Tuesday, July 23, 2024

‘Severance’ review: Team Adam Scott and Producer Ben Stiller on an Apple series that puts a chilling sci-fi spin on work-life balance


The title refers to a procedure practiced by giant Lumon Industries, in which employees cut their memories of what happens at work from what happens outside, and vice versa, in theory, bringing new meaning to the phrase “work-life balance”.

However, when a team member suddenly leaves, and a newcomer arrives, it upsets the chemistry within the office, sparking ideas about what might really be motivating the practice — and what might the company actually do? Senior Copper seems keen to avoid it.

The answers don’t come quickly, but the script becomes absolutely fantastic, with Adam Scott taking on the role of Mark Scout, the new low-profile leader of the team; and Brett Laure as Hailey, a newcomer who asks a lot of questions.

Finally, it’s enough to make even those who crave the office appreciate Zoom calls. For the aforementioned cast, Lumon’s staff roster includes John Turturro, Christopher Walken, Zach Sherry, Trammell Tillman, and Patricia Arquette, Last Encounter with Stiller after the fantastic 2018 prison drama. “Escape in Dannemora.”

For Mark, the broken memories served a purpose, as they allowed him to find some distance between work and the pain he was experiencing after losing his wife.

Scott turns out to be the perfect guy, but the cast is uniformly good. Why Others Agree to Faust’s Deal This is just one of the breadcrumbs that “Severance” takes its time, in a series that leaves plenty of runway for more at the end of its nine episodes.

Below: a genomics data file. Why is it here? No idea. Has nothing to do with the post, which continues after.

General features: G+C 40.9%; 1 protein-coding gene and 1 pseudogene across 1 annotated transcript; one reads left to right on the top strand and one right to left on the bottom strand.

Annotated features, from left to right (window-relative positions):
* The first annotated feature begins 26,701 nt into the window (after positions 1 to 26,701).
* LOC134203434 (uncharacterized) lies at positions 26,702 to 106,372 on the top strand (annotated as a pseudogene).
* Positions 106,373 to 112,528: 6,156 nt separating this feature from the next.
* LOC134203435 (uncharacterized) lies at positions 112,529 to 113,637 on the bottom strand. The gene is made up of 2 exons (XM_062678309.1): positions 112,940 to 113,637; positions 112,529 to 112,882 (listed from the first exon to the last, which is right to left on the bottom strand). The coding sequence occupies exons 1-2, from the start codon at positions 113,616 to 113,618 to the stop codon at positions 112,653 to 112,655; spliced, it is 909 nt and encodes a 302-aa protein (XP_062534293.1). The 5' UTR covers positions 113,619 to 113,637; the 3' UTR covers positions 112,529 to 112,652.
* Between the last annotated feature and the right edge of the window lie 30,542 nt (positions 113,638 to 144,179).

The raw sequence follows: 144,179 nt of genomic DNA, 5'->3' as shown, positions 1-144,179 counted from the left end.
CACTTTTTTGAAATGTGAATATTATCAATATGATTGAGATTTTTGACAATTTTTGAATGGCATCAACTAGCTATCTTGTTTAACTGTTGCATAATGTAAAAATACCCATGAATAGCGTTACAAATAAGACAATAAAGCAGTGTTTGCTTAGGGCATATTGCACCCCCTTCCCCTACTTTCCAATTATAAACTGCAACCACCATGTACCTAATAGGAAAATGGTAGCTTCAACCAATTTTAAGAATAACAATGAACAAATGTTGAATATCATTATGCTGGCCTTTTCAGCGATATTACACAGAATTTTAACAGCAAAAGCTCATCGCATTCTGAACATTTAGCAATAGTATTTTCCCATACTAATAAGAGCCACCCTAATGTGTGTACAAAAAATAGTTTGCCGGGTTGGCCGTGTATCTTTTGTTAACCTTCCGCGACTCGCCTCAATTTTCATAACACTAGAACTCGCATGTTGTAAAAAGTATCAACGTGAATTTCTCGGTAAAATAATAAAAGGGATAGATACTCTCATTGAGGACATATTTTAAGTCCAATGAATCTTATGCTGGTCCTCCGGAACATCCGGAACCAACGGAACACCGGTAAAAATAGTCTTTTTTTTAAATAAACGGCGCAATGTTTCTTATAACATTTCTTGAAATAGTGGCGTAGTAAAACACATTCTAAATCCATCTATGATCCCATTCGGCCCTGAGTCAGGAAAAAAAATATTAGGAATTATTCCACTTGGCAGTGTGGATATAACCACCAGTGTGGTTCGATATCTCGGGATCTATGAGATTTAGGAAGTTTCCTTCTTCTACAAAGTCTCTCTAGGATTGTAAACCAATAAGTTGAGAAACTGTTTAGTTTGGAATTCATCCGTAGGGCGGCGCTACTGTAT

Created by Dan Erickson, there’s a high-quality “Twin Peaks” quality to some of the series’ more eccentric aspects, like the monotonously-voiced Arquette chief telling Mark that “handshakes are available on request,” walking down impossibly long hallways or the bizarre obsession with watermelon balls at festivities. Embarrassing company. The show also invites comparisons to underappreciated AMC dramas “Rubicon” And the sixties series “Prisoner,” Given the confined environment and uncertainty about who can be trusted.
“Severance” won’t be for everyone, but those drawn to the sanitized maze-like workspace won’t be able to get enough of its provocative effects about brain-tinting and memories, movie-style. “Eternal sunshine of a clean mind.”

Light escape is not. But until the show’s fictional technology becomes a reality, series like “Severance” are just sort of a cerebral concept to help distract one’s mind from the daily work of 9-5.

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“Severance” premieres February 18 on Apple TV+. (Disclosure: My wife works for an Apple division.)



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